I wasn’t going to bother to update this blog. I kinda have an idea for it. But circumstances changed this year, so here goes. Bear with me, I may wax lyrical.
Last year I had no help (Woofers, Workaway, Helpx) and stuff ran away on me. The place went to hell in a hand basket. I was trying to run a small business, baking cakes, that was hellishly time consuming, but literally paid nothing. I covered my costs but my time was free. That’s unsustainable is anyone’s books and to add insult to injury, my beloved animals were suffering and the place was falling down around me. I had worked so hard up to this to try to restore the outbuildings and get the garden up and running but I just couldn’t do it all. Something had to give.
This year started off differently. My amazing neighbour helped me paint the house. I got all the out buildings painted myself because I was on a roll. Then I began to get applications from Workaway. My first one was an Italian who did a lot of weeding and painting.
Then I got the most surprising application of all. An Austrian lassie who was a carpenter. I had put on my profile, more in hope than expectation that I needed help with carpentry. She replied that she’d like to come here. I said yes and sent her my mobile number and suggested she communicate from now via WhatsApp. I arranged to meet her off the bus in New Ross. But I got the days and dates mixed up and sat like an eejit for 40 minutes waiting for her while she was doing a tour of the Guinness Brewery in Dublin. She was arriving the following day!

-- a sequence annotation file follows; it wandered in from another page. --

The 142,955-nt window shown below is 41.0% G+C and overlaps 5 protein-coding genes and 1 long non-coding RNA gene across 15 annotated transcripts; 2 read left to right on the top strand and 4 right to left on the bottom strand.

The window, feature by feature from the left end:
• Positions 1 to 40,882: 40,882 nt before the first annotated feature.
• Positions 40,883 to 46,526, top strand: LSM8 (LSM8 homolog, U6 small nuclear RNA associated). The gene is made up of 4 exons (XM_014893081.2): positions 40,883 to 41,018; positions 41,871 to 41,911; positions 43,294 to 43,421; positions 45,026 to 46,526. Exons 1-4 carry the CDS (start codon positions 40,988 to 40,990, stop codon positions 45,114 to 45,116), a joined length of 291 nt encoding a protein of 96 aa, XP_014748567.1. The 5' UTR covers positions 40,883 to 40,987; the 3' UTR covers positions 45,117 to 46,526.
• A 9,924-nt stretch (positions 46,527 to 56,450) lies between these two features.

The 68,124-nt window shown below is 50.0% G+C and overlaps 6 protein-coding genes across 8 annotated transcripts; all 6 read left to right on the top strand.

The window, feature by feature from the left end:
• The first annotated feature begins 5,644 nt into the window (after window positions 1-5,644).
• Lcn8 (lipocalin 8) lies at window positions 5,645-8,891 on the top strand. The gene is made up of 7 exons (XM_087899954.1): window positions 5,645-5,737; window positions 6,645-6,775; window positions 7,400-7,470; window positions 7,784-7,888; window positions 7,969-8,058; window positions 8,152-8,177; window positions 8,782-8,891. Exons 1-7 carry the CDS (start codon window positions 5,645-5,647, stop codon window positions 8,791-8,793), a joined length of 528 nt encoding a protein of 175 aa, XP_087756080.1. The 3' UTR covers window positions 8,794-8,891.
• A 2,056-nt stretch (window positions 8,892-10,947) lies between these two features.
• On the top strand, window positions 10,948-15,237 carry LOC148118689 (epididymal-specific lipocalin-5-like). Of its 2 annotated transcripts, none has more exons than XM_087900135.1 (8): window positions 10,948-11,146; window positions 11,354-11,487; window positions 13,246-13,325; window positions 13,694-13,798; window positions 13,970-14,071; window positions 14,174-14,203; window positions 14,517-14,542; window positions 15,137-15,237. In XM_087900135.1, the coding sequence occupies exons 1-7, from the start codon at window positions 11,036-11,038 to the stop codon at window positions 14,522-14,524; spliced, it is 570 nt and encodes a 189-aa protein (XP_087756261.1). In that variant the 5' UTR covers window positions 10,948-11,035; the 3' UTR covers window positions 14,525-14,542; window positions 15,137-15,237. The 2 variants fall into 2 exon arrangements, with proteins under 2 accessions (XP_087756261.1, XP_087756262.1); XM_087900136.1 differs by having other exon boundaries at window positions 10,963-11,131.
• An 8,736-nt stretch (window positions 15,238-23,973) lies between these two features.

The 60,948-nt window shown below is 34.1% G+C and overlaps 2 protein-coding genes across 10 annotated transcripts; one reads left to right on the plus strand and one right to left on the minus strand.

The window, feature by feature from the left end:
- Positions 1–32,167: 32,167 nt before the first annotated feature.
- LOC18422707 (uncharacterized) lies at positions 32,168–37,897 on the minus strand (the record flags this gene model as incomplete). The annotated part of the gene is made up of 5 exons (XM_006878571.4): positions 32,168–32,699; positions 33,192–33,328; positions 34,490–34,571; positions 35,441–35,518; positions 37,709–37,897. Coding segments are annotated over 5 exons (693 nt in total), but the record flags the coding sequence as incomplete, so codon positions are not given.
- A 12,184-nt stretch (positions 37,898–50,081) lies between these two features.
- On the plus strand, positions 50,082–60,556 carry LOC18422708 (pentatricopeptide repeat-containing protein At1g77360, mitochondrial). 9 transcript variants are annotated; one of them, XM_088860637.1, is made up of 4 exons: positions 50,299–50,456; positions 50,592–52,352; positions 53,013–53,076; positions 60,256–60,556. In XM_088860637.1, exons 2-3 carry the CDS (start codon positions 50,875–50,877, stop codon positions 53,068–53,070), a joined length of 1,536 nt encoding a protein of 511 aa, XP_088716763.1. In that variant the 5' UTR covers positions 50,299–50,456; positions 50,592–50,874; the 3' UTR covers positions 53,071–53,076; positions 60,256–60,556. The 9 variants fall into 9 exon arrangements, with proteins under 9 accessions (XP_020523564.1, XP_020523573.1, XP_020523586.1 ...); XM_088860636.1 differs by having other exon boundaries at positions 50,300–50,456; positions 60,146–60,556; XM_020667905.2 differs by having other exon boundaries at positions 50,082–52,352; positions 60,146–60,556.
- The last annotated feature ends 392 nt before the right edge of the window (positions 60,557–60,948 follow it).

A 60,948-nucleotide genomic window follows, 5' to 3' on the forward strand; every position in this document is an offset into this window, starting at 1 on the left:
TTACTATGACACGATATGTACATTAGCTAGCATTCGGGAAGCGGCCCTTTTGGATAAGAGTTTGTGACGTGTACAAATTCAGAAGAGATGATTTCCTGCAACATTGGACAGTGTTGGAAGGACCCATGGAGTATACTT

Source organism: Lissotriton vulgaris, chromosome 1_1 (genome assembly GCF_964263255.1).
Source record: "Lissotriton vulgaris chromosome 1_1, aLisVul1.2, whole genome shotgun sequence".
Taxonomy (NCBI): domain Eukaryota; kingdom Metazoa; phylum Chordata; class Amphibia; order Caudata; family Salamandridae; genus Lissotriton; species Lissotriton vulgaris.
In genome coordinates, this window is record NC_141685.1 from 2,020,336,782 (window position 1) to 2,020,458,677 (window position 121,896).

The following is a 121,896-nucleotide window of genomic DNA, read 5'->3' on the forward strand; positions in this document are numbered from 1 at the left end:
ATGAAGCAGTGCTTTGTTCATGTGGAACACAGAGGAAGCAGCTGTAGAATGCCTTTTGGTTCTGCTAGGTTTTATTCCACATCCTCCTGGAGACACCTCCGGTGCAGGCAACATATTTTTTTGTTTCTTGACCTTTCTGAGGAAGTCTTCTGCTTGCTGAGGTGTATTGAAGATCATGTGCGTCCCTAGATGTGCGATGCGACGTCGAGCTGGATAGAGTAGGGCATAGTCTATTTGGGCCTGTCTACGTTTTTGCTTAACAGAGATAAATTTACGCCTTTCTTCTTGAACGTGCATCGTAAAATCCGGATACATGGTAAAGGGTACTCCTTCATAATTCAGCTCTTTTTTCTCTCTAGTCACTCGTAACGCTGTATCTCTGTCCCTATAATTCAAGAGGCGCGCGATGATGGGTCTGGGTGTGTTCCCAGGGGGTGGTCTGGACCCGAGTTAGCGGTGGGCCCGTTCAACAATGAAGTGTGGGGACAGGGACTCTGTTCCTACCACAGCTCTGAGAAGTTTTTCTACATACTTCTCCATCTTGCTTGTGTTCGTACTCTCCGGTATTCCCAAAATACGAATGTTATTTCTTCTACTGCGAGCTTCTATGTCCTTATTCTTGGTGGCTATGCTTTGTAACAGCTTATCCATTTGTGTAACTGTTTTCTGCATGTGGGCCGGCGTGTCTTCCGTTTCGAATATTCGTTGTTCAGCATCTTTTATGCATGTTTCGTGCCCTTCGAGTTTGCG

True to form I hadn’t really read her profile. I get so many applications that I just say yes to the vast majority because as you enter into a conversation with them you sort the men from the boys. Generally when I tell them what I expect, I never hear from them again. And what I expect in return for full bed and board with fabulous food (I haven’t had one nationality not be flabbergasted at the food here), is not a lot. I figure if they’re not prepared to do what I ask, they’re no loss. So I had only read her profile as I was sitting waiting for her on the wrong day.
So when I actually read it, I got a shock. She was a carpenter who worked as a cabinet maker. I suggested to her I really needed a storage solution for a corner in my kitchen that had a washing machine and a cupboard in it when I bought the house. I didn’t want a washing machine in the house so put mine in the shed opposite. I then installed a dishwasher in the kitchen and removed a cupboard to do so, putting it where the washing machine had been. But due to my general baking obsession and the business, the worktop above it had become storage space for tins, bowls and boxes of flour. It was a towering, tottering mess.
We pulled out the cupboards and got a plumber cum electrician to seal off the plumbing and move the socket up to accommodate my 30+ year old microwave. But we discovered a builder’s melee of heating manifolds and a power unit. Any larder cupboard had to make access to this mess a possibility. We sat at the kitchen table and drew a plan. Then we started to measure. This house, although renovated is probably well over 200 years old. The floor sloped as did the ceiling and the walls were plaster board.
We went to buy the wood. Holy God, the price of the stuff. Thanks to Brexit and Covid (well they’re given as the excuse for absolutely everything now) the cost was eye-watering. A very nice man in Foulksmills Stores suggested we use mdf and ply and trim the ply with wood. We ordered what we needed and they agreed to deliver the next day. In the meantime the Austrian told me she had never made anything out of a dedicated workshop and she needed tools. The only tool I had was a swanky Dewalt drill I’d invested in a week before. But as usual neighbours here came to the fore. ‘What do you need’? They had circular saws, clamps, supports, hand tools, screws, rawl plugs. You name it. One neighbour wheeled a mucking out wheel barrow full of stuff to my gate, shouted at me and said ‘here you go, shout if you need anything else….’